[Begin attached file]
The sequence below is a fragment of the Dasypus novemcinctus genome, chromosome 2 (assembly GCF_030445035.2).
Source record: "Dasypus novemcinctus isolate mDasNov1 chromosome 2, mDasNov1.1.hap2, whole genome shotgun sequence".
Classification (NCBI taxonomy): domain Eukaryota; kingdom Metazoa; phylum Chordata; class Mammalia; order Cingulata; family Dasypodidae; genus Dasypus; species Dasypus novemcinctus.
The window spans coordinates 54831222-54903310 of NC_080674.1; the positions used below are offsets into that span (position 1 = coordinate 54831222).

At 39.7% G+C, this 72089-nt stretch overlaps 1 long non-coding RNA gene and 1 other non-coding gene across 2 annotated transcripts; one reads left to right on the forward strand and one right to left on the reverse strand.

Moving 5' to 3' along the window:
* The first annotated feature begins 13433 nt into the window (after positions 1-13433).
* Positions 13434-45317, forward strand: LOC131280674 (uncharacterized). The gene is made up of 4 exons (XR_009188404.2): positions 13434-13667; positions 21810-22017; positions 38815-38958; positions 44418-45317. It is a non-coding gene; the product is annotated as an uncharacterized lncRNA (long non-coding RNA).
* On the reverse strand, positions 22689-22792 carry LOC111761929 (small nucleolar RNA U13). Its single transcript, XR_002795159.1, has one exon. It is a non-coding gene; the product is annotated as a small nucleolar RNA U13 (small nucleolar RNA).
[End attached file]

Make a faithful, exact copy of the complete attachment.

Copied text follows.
The sequence below is a fragment of the Dasypus novemcinctus genome, chromosome 2 (assembly GCF_030445035.2).
Source record: "Dasypus novemcinctus isolate mDasNov1 chromosome 2, mDasNov1.1.hap2, whole genome shotgun sequence".
Classification (NCBI taxonomy): domain Eukaryota; kingdom Metazoa; phylum Chordata; class Mammalia; order Cingulata; family Dasypodidae; genus Dasypus; species Dasypus novemcinctus.
The window spans coordinates 54831222-54903310 of NC_080674.1; the positions used below are offsets into that span (position 1 = coordinate 54831222).

At 39.7% G+C, this 72089-nt stretch overlaps 1 long non-coding RNA gene and 1 other non-coding gene across 2 annotated transcripts; one reads left to right on the forward strand and one right to left on the reverse strand.

Moving 5' to 3' along the window:
* The first annotated feature begins 13433 nt into the window (after positions 1-13433).
* Positions 13434-45317, forward strand: LOC131280674 (uncharacterized). The gene is made up of 4 exons (XR_009188404.2): positions 13434-13667; positions 21810-22017; positions 38815-38958; positions 44418-45317. It is a non-coding gene; the product is annotated as an uncharacterized lncRNA (long non-coding RNA).
* On the reverse strand, positions 22689-22792 carry LOC111761929 (small nucleolar RNA U13). Its single transcript, XR_002795159.1, has one exon. It is a non-coding gene; the product is annotated as a small nucleolar RNA U13 (small nucleolar RNA).